NaNoWriMo Writers: Let’s Kill the Everygirl Narrative This Year

Caitlin Taylor
5 min readOct 2, 2020

NaNoWriMo is coming up! If you’re a planner, it’s time to develop your characters and get your plot in order. Even if you’re a pantser, you probably have a rough idea of the main character come November 1st.

Here’s a wild idea. Let’s refuse to create heroines in the Everygirl archetype that has seeped into novels across all genres — but is particularly pervasive in romance, YA, and fantasy.

Who Is Everygirl?

Everygirl is the starting point of every heroine at the beginning of the novel. Normal. The hero’s journey hasn’t yet begun. She hasn’t been chosen by destiny to grow and complete the story.

She could be you. She might be me. Because she could be any one of us, she sells. It’s an easy way to let the reader slip into the fantasy of taking over the character, discovering their glorious destiny, and have two impossibly hot men vie for their affections.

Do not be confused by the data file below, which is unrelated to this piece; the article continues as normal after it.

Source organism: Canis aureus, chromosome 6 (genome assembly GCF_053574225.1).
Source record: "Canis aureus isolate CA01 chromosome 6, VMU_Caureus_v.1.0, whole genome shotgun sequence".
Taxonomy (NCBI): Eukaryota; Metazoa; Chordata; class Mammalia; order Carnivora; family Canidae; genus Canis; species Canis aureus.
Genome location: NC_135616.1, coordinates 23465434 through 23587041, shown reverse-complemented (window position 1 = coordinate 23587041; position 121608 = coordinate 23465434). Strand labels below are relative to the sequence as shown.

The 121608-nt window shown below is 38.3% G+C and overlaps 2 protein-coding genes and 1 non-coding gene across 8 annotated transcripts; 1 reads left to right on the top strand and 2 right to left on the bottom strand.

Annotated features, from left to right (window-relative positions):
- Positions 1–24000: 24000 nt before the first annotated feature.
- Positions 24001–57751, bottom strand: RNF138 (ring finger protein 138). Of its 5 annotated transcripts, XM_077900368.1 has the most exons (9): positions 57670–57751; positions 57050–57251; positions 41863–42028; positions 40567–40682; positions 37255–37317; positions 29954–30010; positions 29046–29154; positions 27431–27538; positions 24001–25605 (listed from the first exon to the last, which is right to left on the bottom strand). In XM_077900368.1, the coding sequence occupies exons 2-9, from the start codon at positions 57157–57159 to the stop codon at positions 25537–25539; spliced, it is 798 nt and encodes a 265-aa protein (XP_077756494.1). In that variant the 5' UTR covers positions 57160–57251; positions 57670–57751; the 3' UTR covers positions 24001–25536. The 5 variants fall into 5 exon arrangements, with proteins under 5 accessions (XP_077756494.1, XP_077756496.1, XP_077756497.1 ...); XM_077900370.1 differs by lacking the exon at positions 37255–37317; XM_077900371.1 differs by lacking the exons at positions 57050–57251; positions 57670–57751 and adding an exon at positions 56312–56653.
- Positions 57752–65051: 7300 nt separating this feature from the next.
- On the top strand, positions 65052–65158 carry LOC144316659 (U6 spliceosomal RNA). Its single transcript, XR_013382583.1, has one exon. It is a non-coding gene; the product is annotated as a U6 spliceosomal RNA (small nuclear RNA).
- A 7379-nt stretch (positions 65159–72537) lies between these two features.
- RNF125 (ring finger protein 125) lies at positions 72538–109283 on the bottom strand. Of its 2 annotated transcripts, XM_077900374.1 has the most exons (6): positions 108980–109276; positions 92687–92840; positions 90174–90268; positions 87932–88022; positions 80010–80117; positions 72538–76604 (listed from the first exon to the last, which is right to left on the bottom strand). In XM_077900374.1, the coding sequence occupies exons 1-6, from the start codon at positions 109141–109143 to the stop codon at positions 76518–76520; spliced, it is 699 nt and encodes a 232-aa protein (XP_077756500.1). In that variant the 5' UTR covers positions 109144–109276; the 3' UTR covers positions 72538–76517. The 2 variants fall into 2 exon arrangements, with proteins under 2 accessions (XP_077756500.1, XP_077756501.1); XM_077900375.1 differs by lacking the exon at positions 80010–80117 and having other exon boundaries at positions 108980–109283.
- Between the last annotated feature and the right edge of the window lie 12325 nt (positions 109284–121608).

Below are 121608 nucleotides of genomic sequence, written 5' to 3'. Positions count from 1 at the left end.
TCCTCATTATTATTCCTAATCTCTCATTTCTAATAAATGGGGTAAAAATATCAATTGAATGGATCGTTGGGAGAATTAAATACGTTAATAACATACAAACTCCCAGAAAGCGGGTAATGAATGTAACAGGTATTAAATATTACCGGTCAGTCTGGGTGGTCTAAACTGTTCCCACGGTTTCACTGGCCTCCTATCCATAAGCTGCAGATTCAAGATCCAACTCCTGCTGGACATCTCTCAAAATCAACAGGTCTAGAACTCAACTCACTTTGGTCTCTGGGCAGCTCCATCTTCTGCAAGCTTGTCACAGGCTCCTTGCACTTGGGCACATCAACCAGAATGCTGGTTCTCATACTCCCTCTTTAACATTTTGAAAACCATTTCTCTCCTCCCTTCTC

Image from panajiotis via Pixabay

Everygirl usually gets assigned a hobby for depth. One she quickly abandons to spend more time with the hero or 2nd male lead.

Everygirl doesn’t communicate well. Her inexplicable ability to have a conversation about her feelings always leads to misunderstandings with the hero — which they’ll resolve in a chapter or so.

Everygirl starts out with the same skillset she’ll use to save the hero later. If she does acquire new skills through her journey, she has an innate affinity for them — mastering skills with less effort than it takes you to roll over and whack the snooze button.

The hero will inevitably come along and see something in Everygirl that he can’t define, but he loves her and only her. Sometimes it’s identified as innocence or naivete.

She’s always beautiful — but doesn’t think she’s beautiful. Her BFF sees it, of course. But she’s left with the same body insecurities everyone on the planet has.

Why Everygirl Is A Menace

Without the struggle to grow, the reader doesn’t change. The reader loses the opportunity to struggle with the heroine as she masters difficult skills, matures, and comes out of the story arc as a different person.



Caitlin Taylor

Ghostwriter and blogger for businesses all over the world.